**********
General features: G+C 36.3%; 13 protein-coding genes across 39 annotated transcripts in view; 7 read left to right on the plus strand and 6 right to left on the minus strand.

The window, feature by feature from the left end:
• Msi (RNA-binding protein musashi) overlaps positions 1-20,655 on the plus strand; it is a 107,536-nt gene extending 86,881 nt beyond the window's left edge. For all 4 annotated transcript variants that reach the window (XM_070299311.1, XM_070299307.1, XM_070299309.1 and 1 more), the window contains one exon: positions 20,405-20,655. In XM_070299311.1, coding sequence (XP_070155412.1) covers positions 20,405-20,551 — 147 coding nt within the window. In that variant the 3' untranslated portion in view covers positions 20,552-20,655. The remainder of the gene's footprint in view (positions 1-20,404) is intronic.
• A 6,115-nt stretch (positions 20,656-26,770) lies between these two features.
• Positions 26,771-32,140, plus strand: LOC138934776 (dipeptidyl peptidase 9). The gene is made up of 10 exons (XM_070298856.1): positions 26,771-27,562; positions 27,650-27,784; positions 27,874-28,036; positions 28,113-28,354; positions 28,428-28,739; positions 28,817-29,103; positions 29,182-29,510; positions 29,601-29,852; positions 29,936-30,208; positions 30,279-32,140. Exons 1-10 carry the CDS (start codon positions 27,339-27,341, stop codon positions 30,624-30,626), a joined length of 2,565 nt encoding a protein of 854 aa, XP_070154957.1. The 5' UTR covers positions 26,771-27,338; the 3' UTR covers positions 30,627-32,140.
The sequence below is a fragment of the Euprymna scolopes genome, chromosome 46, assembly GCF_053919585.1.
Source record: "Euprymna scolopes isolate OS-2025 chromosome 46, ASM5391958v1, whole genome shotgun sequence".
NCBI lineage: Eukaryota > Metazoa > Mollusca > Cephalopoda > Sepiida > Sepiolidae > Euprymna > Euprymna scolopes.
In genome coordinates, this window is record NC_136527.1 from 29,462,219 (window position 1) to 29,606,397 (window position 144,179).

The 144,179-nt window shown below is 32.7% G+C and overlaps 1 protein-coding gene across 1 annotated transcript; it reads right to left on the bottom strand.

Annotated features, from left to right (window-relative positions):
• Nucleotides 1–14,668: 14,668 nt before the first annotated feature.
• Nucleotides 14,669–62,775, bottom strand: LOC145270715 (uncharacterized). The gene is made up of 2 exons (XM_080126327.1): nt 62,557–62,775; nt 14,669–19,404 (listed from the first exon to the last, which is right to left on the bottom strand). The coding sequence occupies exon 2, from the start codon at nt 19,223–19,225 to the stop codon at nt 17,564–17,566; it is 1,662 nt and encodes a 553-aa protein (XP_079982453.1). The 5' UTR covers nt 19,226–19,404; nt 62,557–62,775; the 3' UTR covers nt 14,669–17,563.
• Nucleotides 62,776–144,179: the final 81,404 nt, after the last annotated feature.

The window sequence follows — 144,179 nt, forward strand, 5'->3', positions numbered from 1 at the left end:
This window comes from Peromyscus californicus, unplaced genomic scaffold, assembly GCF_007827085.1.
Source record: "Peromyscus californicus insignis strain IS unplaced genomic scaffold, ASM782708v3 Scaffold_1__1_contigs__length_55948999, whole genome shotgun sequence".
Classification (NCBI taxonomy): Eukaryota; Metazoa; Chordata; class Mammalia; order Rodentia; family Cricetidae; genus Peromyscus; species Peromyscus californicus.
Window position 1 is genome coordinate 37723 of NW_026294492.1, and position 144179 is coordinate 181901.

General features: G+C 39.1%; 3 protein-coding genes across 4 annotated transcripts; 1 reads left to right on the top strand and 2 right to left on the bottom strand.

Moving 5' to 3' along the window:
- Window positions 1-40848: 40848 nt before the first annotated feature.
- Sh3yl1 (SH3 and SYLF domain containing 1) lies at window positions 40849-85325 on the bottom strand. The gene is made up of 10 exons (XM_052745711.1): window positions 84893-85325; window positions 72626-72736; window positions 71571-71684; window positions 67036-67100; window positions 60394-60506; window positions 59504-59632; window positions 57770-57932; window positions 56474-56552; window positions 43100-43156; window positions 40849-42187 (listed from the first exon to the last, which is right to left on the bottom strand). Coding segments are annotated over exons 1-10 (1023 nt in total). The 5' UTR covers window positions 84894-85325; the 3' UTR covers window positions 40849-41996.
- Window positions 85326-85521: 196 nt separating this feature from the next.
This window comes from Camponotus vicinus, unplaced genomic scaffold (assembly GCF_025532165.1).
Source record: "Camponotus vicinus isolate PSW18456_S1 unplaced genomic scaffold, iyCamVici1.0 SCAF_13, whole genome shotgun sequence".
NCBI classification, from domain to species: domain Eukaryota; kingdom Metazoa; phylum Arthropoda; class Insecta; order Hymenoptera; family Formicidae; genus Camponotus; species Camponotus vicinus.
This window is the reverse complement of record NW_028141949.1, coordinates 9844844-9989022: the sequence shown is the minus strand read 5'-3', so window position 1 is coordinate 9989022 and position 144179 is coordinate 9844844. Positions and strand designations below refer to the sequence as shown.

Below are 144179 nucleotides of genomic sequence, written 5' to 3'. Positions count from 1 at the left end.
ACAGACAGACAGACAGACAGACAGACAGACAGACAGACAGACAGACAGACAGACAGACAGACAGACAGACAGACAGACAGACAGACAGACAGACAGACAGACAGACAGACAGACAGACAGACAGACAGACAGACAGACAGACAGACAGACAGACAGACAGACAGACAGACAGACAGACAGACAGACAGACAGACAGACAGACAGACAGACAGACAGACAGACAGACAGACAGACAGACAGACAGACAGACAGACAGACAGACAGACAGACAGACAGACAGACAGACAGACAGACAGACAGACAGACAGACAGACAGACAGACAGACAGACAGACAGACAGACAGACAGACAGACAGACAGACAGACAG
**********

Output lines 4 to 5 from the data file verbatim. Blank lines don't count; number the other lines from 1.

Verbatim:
• A 6,115-nt stretch (positions 20,656-26,770) lies between these two features.
• Positions 26,771-32,140, plus strand: LOC138934776 (dipeptidyl peptidase 9). The gene is made up of 10 exons (XM_070298856.1): positions 26,771-27,562; positions 27,650-27,784; positions 27,874-28,036; positions 28,113-28,354; positions 28,428-28,739; positions 28,817-29,103; positions 29,182-29,510; positions 29,601-29,852; positions 29,936-30,208; positions 30,279-32,140. Exons 1-10 carry the CDS (start codon positions 27,339-27,341, stop codon positions 30,624-30,626), a joined length of 2,565 nt encoding a protein of 854 aa, XP_070154957.1. The 5' UTR covers positions 26,771-27,338; the 3' UTR covers positions 30,627-32,140.